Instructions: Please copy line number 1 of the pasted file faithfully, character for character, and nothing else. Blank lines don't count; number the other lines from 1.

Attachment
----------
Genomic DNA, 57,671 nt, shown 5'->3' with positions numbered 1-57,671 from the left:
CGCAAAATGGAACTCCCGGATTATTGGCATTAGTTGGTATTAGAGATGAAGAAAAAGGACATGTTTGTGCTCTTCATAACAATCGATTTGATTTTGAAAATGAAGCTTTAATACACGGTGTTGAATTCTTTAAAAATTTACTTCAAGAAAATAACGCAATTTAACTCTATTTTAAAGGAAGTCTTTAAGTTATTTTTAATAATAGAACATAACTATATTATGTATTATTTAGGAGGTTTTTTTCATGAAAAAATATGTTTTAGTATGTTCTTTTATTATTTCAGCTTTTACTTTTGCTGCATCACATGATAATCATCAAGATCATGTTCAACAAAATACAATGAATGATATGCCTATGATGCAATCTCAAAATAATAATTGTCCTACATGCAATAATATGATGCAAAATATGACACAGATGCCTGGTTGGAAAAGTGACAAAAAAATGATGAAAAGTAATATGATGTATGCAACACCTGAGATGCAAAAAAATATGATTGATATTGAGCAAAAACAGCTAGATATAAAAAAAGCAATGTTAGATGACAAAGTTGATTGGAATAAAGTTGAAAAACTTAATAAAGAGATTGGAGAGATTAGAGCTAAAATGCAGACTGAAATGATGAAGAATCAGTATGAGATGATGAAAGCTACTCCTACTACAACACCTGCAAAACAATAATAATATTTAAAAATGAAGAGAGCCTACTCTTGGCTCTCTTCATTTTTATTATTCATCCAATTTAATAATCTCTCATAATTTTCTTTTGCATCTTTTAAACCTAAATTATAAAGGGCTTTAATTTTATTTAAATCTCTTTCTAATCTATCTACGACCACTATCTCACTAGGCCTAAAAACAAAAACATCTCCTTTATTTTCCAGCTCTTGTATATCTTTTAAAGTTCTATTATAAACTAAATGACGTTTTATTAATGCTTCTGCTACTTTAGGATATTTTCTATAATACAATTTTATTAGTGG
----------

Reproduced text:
Genomic DNA, 57,671 nt, shown 5'->3' with positions numbered 1-57,671 from the left: